And what's so interesting is that the very phenomenon that's going on when you're talking to somebody and talking to them and they're saying, "I don't want to go to church. It's full of a bunch of hypocrites." What are they doing? They're judging people, aren't they? They're judging people and they're saying, "I'm better than that. I'm not going to go to that place 'cause I'm better than that. I'm not going to be a self-righteous hypocrite." What are they doing? Being hypocrites. So what I've done now is I just invite them to come, say, "You should come too and you could be cured of the same hypocrisy. We all have it. We all judge other people and excuse sin in ourselves." It hasn't worked too much yet but I'm praying that at some point, someone will come.
Hypocrisy. And Paul deals with it directly here in Verse 1, "You therefore have no excuse, you who pass judgement on someone else. For at whatever point you judge the other, you are condemning yourself, because you who pass judgement, you do the very same things." See what's happening here in Verse 1 is, he's trying to get a self righteous judger to look inward and find the same sins there. And why? So that he can look outward to Christ and to the cross and to grace, and not excuse themselves from grace and thus miss salvation. He's very serious, isn't it? He's trying to get them to look inwards here in Verse 1. You do the same things.
I love what Jonathan Edwards does with this whole idea. He had a series of resolutions that are so challenging, wrote them when he was 19 years old, and they challenge me today. And I read through them and I say, "Wow! What a life." What a life he wanted to live, and what goals he set for himself. Listen to this one. This is resolution number eight. "Resolved. I will let the knowledge of the failings of other people promote nothing but shame in myself and prove only an occasion of my confessing my own sins and misery to God." Wow! When I see somebody else failing, somebody else sinning, I'm not going to point the finger and judge. Instead, I'm going to say, "That same thing's in me too. I do the same thing. And I'm going to take it as an occasion not to judge but instead to confess my own sin, and my need for God's grace." That's maturity, isn't it? That's real, that's wisdom.
It's wisdom. I know. But a hypocritical judge stands in God's place. He judges in God's place. He's more righteous than God, in effect. He's going to step in and bring the judgement, right there in that moment. Have any of you ever been driving down the road and done something that another driver deemed irresponsible, and you have received a punishing horn honk? Has that ever happened to you? I call it the "punitive horn honk." There is the warning horn honk, okay? The ball rolls out in the street and the child, oblivious, starts running out? You sound your horn. Good thing. The incident hasn't occurred yet and you're trying to prevent danger. Somebody doesn't see you, they're about to turn into you, the horn is sounded to warn, okay? But then there's that punitive horn honk that comes after. There's no danger, it's all over, but that individual wants you to know something. Have you ever received a horn honk like that? Have you ever given one? Have you ever given one? You see, in that way, what we're doing is, we're saying, "I would never have done that. What he or she just did, I'd never do it. I'm better than that. I'm taking God's place." Now usually, not all the time but usually, when we judge another person for a wrongdoing, they're wrong aren't they? Usually we're right. They are wrong. Not every time because every time that I've received one of those punitive horn honks, I haven't done anything wrong.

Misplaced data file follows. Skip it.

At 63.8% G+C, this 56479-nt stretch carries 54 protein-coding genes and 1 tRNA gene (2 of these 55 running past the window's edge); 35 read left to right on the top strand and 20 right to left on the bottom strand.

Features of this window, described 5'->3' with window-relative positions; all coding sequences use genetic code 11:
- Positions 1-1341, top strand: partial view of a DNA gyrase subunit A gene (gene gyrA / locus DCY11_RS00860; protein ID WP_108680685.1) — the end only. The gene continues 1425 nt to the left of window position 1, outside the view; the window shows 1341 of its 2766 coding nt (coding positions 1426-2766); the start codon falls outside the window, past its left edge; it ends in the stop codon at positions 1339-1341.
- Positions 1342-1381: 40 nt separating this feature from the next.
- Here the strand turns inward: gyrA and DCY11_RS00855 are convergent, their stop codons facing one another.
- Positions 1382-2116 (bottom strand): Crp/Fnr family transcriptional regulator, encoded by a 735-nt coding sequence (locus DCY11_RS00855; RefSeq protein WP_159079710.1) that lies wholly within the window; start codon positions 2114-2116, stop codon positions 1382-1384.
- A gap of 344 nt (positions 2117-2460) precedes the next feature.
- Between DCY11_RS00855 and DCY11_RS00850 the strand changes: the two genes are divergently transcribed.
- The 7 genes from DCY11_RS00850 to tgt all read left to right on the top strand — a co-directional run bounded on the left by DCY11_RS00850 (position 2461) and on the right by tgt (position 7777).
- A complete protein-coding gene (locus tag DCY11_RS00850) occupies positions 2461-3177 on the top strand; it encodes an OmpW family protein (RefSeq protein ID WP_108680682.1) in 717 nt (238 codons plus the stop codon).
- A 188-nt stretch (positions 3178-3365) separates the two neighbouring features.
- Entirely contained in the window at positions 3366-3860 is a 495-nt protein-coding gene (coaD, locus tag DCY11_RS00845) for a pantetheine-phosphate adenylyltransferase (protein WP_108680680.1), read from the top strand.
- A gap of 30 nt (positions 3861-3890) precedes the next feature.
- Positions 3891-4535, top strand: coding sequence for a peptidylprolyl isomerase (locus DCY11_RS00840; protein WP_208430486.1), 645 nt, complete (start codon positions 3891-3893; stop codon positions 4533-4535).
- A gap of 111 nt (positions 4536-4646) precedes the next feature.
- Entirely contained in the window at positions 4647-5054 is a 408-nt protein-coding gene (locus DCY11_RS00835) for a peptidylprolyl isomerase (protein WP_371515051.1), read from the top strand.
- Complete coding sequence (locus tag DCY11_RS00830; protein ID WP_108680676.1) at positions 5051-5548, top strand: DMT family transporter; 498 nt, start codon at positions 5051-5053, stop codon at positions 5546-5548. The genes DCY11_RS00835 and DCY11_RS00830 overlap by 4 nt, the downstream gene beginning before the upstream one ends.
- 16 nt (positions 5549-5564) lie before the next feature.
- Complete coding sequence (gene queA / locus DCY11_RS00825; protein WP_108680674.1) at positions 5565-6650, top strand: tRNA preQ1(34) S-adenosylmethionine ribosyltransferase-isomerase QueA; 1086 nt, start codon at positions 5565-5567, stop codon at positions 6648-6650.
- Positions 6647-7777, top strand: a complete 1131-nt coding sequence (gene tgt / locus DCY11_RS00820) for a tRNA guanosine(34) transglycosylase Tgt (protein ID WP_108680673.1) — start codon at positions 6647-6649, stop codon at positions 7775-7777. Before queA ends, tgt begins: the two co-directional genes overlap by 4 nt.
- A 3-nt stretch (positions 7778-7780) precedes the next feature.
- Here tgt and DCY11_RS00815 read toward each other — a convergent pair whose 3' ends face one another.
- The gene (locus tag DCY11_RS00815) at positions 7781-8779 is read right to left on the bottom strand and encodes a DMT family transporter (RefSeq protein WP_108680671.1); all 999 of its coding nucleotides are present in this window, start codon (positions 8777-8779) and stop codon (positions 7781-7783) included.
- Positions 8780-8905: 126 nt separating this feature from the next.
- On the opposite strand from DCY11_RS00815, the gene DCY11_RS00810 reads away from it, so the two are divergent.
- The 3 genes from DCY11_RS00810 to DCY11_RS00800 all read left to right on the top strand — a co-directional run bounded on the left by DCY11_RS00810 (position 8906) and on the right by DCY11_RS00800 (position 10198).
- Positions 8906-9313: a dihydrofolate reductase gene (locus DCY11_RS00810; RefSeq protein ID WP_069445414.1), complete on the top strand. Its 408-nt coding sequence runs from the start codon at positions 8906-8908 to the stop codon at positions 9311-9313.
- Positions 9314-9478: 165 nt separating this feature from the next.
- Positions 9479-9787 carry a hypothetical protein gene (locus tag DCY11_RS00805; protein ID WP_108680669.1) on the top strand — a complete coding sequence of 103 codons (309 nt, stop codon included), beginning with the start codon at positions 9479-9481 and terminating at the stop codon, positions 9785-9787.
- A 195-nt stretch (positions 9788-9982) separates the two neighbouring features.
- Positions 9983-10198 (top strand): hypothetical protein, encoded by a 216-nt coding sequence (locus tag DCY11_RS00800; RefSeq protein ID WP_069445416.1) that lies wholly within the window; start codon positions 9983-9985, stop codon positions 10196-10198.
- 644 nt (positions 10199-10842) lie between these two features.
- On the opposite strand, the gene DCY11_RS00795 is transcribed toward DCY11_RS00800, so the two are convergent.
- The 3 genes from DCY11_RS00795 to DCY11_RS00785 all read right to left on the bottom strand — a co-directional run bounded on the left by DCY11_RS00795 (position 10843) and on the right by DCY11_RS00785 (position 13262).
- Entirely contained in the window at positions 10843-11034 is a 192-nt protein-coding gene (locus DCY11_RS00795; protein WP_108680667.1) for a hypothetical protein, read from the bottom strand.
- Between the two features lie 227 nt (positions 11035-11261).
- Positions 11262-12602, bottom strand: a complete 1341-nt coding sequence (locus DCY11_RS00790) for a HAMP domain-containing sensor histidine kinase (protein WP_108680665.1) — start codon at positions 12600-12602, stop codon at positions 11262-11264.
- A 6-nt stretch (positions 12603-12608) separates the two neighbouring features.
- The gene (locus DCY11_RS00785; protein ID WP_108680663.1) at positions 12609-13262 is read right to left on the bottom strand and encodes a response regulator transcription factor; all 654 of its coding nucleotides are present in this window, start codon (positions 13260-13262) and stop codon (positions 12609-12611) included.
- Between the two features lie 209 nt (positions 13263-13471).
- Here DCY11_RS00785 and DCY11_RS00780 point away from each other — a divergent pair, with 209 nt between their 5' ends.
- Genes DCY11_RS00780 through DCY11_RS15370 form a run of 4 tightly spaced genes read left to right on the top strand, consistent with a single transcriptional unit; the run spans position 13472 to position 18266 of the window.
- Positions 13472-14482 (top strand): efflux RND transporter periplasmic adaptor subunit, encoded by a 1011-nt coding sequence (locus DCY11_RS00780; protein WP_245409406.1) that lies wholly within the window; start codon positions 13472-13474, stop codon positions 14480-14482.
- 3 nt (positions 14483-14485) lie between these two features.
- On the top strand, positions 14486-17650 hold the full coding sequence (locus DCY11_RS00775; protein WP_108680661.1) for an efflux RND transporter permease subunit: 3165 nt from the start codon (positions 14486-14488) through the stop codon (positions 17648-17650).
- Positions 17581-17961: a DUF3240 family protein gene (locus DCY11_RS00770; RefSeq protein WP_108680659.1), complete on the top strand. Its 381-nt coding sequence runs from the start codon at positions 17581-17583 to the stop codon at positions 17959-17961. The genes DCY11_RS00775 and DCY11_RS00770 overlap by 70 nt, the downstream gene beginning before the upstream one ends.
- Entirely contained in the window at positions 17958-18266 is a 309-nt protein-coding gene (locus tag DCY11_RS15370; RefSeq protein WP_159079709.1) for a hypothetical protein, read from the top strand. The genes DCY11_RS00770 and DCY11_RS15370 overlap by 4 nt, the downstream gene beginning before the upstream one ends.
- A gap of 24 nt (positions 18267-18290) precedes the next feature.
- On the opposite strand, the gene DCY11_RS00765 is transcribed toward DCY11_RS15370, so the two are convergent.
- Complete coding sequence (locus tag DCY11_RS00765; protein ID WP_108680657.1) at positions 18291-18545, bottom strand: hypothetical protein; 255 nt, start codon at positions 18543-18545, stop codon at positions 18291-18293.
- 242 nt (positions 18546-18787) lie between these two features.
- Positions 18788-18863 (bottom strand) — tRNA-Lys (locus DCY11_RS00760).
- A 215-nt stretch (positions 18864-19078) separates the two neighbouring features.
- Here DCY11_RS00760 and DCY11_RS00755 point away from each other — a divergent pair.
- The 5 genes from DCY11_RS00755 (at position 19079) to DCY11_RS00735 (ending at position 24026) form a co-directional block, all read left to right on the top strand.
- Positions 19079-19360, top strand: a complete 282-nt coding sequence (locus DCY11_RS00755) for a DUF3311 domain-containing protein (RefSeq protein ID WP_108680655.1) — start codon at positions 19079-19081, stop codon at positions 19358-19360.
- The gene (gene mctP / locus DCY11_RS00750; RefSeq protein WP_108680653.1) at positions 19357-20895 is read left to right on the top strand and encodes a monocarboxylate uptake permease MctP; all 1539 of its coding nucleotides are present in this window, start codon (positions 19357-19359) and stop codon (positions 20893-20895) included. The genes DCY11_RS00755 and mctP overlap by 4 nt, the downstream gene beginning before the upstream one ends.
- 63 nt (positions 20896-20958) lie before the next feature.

So I don't understand it, alright. But usually, when the judgement comes it's right. Some transgression has occurred. The question is, what business are you doing sitting in the judgement seat as though you yourself aren't under the same judgement? And that's exactly what Paul's getting at here in Romans 2 isn't it? "Now we know," Verse 2, "That God's judgement against those who do such things is based on truth." It's based on truth. But what about you? What about you as judge? What's your judgement based on? Verse 3, "So when you a mere man, pass judgement on them, and yet do the same things. Do you think you will escape God's judgement?" Now, let's unravel that.
What he's saying is, you're just a man. You're a mere man. You're just a human being. You've got two eyes. You're only at one place at one time. You've got a limited perspective. And yet, you have the ability to judge, to discern right from wrong and to execute that judgement. Okay, now let's think about God. His eyes. They range to and fro over the surface of the Earth. Job said, "Does He not see my every way and count my every step." He sees it all. There's nothing hidden from God. So you're acting like, God, okay, something was done wrong and you're right. It was wrong. But what about you? Do you think that you're going to escape that same judgement from a God who is holy and perfect and has seen everything you've ever done? What about you?
You see what Paul's doing? He's bring it, "What about you, what about you?" You see because when you're sitting in that judgment seat, you're not thinking of yourself as somebody who needs grace. You're thinking of yourself as beyond that. I'm not that bad. Romans 1:18-32, "Oh how dismal. That's not me." It is you. Yes it is, and it's me too. It's all of us. That's the message. You notice the sins of others and you're only a mere man. God sees everything. How do you think you'll escape? And the real problem here is the destruction of the principle of grace, isn't it? How does that horn honker (or others) judges? How do they act toward the guilty party? Is there any grace? Oh, absolutely not. Off with their heads, you see. No grace, just judgment, you see. But what about my own sin? Oh, well you know, I'm only human. That's just a little thing, we all do it. We see, we minimize our own sin, maximize the sins of others and twist it. We're spin doctors on this. And so we excuse ourselves from grace. We don't give it to the others, and we don't receive it ourselves because we don't need it.